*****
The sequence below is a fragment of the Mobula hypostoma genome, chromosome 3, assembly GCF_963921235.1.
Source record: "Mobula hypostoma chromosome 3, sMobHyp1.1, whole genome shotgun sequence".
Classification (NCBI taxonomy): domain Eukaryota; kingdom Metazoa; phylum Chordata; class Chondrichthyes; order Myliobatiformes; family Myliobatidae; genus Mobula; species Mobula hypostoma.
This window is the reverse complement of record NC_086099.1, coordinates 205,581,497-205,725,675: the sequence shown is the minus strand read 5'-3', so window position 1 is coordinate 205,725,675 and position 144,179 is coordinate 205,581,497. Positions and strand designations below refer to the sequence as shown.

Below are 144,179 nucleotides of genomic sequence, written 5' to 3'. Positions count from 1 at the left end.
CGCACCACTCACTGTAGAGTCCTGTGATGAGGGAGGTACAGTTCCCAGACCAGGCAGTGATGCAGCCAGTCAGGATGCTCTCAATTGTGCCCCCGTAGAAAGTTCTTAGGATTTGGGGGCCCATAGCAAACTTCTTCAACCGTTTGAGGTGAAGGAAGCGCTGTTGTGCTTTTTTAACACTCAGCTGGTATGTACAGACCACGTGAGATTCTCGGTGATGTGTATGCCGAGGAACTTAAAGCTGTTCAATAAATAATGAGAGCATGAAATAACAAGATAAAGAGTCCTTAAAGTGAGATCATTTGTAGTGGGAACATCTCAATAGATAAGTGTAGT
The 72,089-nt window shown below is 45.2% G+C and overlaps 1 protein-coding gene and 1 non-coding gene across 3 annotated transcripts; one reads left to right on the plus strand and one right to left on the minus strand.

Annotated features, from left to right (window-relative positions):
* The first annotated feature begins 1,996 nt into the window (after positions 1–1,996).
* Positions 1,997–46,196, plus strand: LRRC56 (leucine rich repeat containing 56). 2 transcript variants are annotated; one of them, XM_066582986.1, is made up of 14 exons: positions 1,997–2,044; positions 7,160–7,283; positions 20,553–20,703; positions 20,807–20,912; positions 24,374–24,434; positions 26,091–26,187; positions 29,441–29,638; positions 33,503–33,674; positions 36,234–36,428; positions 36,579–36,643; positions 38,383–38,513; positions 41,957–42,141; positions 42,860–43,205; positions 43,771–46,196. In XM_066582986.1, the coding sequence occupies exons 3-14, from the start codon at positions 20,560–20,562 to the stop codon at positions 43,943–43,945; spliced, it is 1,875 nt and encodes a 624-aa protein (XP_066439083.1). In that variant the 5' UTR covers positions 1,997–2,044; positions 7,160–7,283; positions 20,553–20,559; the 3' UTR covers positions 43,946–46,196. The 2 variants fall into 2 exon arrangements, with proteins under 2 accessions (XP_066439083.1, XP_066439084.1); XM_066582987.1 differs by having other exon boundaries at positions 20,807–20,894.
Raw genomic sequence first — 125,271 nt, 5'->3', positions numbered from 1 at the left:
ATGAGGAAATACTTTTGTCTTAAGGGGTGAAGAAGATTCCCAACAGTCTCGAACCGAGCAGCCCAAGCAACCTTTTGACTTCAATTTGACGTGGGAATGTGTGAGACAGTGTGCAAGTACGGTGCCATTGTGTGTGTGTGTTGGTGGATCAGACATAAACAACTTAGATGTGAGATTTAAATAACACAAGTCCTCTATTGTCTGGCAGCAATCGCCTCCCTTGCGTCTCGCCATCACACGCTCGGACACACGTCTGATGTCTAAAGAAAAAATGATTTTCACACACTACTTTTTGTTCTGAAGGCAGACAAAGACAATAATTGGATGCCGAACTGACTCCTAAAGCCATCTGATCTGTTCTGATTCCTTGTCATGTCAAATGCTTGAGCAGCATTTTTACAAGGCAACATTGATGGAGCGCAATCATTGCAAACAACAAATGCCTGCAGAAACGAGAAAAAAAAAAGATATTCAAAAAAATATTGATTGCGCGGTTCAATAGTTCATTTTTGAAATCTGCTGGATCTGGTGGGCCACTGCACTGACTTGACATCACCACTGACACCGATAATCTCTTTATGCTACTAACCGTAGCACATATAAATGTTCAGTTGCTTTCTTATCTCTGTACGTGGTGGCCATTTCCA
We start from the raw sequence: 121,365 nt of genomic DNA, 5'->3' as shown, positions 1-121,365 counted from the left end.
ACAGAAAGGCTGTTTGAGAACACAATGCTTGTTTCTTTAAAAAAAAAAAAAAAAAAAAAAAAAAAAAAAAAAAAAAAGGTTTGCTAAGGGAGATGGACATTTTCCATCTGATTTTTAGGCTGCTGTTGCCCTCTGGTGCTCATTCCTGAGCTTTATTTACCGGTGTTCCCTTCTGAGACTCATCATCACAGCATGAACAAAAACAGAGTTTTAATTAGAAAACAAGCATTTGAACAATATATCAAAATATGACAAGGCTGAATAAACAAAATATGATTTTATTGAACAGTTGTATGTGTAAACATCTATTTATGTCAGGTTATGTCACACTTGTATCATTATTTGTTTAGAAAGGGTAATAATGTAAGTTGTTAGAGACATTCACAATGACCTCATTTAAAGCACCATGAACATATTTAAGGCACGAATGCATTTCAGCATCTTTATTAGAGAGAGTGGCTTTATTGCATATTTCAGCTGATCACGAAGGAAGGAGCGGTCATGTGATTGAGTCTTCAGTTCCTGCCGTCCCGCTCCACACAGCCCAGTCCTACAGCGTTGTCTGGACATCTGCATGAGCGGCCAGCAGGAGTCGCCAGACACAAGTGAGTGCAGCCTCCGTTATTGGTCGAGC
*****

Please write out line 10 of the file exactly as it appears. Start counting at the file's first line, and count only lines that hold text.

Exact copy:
* Positions 1,997–46,196, plus strand: LRRC56 (leucine rich repeat containing 56). 2 transcript variants are annotated; one of them, XM_066582986.1, is made up of 14 exons: positions 1,997–2,044; positions 7,160–7,283; positions 20,553–20,703; positions 20,807–20,912; positions 24,374–24,434; positions 26,091–26,187; positions 29,441–29,638; positions 33,503–33,674; positions 36,234–36,428; positions 36,579–36,643; positions 38,383–38,513; positions 41,957–42,141; positions 42,860–43,205; positions 43,771–46,196. In XM_066582986.1, the coding sequence occupies exons 3-14, from the start codon at positions 20,560–20,562 to the stop codon at positions 43,943–43,945; spliced, it is 1,875 nt and encodes a 624-aa protein (XP_066439083.1). In that variant the 5' UTR covers positions 1,997–2,044; positions 7,160–7,283; positions 20,553–20,559; the 3' UTR covers positions 43,946–46,196. The 2 variants fall into 2 exon arrangements, with proteins under 2 accessions (XP_066439083.1, XP_066439084.1); XM_066582987.1 differs by having other exon boundaries at positions 20,807–20,894.